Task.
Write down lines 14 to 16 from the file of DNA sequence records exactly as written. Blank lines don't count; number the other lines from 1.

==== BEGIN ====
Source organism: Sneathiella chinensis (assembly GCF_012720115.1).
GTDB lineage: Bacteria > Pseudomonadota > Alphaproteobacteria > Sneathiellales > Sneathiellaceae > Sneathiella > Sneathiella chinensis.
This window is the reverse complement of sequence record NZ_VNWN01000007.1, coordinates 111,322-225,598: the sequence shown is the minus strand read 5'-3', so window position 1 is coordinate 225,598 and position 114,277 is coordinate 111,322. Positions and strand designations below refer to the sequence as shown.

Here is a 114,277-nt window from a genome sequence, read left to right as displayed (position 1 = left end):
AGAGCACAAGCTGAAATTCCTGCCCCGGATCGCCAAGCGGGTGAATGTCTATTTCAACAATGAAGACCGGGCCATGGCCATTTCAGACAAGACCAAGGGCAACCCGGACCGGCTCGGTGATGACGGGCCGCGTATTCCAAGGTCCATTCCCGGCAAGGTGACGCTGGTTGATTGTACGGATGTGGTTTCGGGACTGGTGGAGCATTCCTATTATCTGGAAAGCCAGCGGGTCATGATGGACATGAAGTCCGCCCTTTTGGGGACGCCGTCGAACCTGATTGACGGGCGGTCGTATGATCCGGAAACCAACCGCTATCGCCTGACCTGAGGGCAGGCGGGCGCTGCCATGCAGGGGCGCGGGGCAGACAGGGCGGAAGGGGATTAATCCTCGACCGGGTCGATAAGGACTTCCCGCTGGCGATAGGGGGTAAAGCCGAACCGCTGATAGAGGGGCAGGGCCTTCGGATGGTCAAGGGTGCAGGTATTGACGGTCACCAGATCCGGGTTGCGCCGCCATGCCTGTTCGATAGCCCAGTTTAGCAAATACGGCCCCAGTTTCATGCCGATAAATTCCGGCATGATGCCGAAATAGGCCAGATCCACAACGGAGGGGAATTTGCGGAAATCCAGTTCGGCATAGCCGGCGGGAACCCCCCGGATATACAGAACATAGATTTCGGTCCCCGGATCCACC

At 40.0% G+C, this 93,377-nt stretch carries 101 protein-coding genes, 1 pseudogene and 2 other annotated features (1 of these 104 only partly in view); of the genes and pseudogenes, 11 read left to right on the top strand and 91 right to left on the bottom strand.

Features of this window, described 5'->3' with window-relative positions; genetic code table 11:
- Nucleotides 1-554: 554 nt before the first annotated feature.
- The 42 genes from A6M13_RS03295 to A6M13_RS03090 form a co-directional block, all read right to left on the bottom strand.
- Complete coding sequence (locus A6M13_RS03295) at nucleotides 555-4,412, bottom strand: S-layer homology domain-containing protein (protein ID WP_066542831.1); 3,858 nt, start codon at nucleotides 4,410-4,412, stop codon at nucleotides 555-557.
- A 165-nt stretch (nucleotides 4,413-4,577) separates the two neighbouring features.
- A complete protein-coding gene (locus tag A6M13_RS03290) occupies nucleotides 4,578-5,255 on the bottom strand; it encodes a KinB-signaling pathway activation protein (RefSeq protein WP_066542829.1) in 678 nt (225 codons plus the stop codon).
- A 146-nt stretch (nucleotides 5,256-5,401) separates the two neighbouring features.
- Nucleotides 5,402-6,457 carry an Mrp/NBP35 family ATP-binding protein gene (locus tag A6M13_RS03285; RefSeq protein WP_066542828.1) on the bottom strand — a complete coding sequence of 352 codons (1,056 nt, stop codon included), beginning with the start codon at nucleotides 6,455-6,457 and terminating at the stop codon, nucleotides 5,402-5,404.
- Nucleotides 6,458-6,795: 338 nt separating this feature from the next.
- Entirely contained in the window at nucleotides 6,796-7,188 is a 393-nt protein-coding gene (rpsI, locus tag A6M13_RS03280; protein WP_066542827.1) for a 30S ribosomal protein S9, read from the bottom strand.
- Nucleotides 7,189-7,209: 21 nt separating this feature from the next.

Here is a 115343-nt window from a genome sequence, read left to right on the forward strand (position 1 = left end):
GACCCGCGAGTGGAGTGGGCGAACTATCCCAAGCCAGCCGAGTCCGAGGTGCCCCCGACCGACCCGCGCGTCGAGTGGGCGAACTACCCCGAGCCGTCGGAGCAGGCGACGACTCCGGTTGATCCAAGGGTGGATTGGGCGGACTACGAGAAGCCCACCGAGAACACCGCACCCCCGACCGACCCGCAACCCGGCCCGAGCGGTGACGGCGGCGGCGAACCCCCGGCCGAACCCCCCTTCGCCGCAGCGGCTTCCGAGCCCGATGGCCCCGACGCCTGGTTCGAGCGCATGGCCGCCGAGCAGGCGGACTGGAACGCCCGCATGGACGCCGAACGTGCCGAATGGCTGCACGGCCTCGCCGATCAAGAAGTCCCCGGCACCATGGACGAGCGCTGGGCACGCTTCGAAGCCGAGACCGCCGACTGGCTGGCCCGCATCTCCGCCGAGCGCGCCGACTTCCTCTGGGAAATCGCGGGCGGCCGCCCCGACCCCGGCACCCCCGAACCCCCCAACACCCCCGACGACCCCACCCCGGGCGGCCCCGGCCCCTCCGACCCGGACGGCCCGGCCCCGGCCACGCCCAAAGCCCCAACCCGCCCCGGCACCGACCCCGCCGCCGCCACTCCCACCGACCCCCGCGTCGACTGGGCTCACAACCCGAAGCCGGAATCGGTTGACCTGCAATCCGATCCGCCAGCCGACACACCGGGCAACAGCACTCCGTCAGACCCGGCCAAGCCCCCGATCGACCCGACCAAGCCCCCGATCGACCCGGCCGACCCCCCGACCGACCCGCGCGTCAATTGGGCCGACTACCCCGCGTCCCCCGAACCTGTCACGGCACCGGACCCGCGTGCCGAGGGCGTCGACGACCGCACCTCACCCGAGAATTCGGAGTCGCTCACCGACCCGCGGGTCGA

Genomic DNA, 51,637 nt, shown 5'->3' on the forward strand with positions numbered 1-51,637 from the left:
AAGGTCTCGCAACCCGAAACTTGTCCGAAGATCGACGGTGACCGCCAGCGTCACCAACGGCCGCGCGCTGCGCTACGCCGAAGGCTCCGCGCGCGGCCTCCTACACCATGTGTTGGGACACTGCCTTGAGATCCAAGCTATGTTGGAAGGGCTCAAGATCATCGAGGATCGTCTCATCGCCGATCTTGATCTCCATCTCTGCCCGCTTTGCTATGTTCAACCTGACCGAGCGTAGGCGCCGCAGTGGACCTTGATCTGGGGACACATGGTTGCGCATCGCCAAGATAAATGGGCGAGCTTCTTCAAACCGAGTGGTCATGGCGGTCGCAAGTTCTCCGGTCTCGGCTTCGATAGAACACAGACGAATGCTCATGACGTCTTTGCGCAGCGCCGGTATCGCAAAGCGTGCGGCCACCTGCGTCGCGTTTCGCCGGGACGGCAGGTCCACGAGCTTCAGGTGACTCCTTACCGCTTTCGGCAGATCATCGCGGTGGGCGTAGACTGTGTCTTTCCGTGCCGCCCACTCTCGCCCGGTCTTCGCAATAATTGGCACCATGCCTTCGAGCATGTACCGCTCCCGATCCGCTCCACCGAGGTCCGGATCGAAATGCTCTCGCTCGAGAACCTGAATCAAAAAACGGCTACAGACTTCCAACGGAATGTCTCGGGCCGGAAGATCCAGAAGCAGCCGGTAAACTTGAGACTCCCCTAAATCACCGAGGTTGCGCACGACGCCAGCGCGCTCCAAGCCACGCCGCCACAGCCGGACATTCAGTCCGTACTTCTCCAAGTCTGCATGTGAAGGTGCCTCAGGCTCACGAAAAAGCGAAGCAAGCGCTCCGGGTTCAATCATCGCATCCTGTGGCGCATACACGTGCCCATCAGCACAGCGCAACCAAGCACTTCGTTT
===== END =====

- Nucleotides 5,402-6,457 carry an Mrp/NBP35 family ATP-binding protein gene (locus tag A6M13_RS03285; RefSeq protein WP_066542828.1) on the bottom strand — a complete coding sequence of 352 codons (1,056 nt, stop codon included), beginning with the start codon at nucleotides 6,455-6,457 and terminating at the stop codon, nucleotides 5,402-5,404.
- Nucleotides 6,458-6,795: 338 nt separating this feature from the next.
- Entirely contained in the window at nucleotides 6,796-7,188 is a 393-nt protein-coding gene (rpsI, locus tag A6M13_RS03280; protein WP_066542827.1) for a 30S ribosomal protein S9, read from the bottom strand.